CANNON BALL, N.D. - Despite the Army Corps' intention to grant an easement to Dakota Access to continue pipeline construction, pipeline protesters say the struggle isn't over.
Tuesday's announcement isn't stopping many Dakota Access Pipeline protesters from finishing the cleanup at the Oceti Sakowin camp, nor is it turning them away from the fight.
Standing Rock Sioux member Richard Gray Day says he's sad about the latest pipeline development, but feels more sorrow for a different group.
Gray Day says despite the Corps' announcement and having to leave the main camp, people aren't moving too far. Other protesters say new camps are developing, and they were prepared for this.
"It's disappointing, but not surprising. And I think that's always been the case that they were going to try and build this pipeline, and they have very little respect for the law," says Bryce Phillips, Seattle.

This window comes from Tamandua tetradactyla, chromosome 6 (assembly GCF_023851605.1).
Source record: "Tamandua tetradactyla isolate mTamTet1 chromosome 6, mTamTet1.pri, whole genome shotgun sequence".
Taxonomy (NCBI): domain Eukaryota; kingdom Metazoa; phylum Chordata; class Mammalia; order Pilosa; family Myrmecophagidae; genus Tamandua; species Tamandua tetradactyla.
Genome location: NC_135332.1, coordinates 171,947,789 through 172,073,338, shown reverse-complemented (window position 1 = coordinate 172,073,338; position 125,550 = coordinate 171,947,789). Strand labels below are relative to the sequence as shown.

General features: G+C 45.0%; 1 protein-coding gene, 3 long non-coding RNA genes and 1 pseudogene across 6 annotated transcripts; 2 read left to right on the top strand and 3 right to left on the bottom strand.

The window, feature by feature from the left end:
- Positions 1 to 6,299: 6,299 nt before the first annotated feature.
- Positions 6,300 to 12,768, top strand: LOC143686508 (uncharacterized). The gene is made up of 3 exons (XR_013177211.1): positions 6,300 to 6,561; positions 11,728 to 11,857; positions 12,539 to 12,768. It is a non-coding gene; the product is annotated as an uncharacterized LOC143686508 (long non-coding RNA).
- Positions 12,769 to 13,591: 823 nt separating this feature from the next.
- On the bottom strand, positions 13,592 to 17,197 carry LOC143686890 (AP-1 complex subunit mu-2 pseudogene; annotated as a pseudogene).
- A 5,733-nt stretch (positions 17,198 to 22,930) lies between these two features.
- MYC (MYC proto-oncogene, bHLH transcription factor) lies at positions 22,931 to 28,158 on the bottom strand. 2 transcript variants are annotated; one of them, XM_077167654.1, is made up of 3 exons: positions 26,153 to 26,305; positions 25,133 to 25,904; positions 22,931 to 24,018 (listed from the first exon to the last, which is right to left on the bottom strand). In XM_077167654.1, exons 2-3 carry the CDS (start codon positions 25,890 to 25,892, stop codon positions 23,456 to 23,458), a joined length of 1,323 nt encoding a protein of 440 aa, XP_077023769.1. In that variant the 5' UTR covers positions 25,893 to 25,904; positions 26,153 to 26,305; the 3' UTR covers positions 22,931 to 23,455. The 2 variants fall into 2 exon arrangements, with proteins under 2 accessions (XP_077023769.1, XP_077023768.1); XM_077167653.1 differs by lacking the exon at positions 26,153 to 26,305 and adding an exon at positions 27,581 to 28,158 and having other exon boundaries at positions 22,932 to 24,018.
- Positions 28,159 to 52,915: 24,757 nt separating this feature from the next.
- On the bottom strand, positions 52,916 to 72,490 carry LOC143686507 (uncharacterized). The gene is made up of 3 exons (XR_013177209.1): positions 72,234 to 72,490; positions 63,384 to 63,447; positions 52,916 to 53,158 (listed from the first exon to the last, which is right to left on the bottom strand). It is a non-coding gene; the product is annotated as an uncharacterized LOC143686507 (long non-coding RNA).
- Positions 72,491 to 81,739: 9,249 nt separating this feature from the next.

Tribal Chairman Dave Archambault said in a statement that they've sent a letter directly to President Trump and filed a lawsuit to stop the easement.
Gray Day says he and others are at peace with how they will be remembered by history.
"In time, the world will know we were right," says Gray Day.
The Army Corps says the Oceti Sakowin camp will be closed by February 22.
Those working to clean the camp seem to be making progress. Wednesday there was noticeably less garbage and structures in the area.